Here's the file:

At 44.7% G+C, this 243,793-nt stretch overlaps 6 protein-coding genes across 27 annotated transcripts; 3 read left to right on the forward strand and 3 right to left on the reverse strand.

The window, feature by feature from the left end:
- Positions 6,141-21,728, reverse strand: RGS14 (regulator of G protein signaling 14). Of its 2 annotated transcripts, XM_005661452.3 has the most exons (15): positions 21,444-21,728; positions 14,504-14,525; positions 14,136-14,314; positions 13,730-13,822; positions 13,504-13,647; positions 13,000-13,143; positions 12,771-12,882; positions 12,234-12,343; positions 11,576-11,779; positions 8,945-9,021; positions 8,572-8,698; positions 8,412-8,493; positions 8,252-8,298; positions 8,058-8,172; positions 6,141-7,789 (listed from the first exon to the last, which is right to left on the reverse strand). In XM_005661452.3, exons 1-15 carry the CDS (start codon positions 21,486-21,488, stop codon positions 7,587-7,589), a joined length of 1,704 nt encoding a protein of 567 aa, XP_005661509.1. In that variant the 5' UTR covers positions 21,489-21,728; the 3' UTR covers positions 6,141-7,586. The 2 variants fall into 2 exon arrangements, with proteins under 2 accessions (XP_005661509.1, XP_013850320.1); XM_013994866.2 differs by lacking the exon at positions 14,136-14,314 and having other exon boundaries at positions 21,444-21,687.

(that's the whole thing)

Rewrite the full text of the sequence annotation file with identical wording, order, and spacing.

At 44.7% G+C, this 243,793-nt stretch overlaps 6 protein-coding genes across 27 annotated transcripts; 3 read left to right on the forward strand and 3 right to left on the reverse strand.

The window, feature by feature from the left end:
- Positions 6,141-21,728, reverse strand: RGS14 (regulator of G protein signaling 14). Of its 2 annotated transcripts, XM_005661452.3 has the most exons (15): positions 21,444-21,728; positions 14,504-14,525; positions 14,136-14,314; positions 13,730-13,822; positions 13,504-13,647; positions 13,000-13,143; positions 12,771-12,882; positions 12,234-12,343; positions 11,576-11,779; positions 8,945-9,021; positions 8,572-8,698; positions 8,412-8,493; positions 8,252-8,298; positions 8,058-8,172; positions 6,141-7,789 (listed from the first exon to the last, which is right to left on the reverse strand). In XM_005661452.3, exons 1-15 carry the CDS (start codon positions 21,486-21,488, stop codon positions 7,587-7,589), a joined length of 1,704 nt encoding a protein of 567 aa, XP_005661509.1. In that variant the 5' UTR covers positions 21,489-21,728; the 3' UTR covers positions 6,141-7,586. The 2 variants fall into 2 exon arrangements, with proteins under 2 accessions (XP_005661509.1, XP_013850320.1); XM_013994866.2 differs by lacking the exon at positions 14,136-14,314 and having other exon boundaries at positions 21,444-21,687.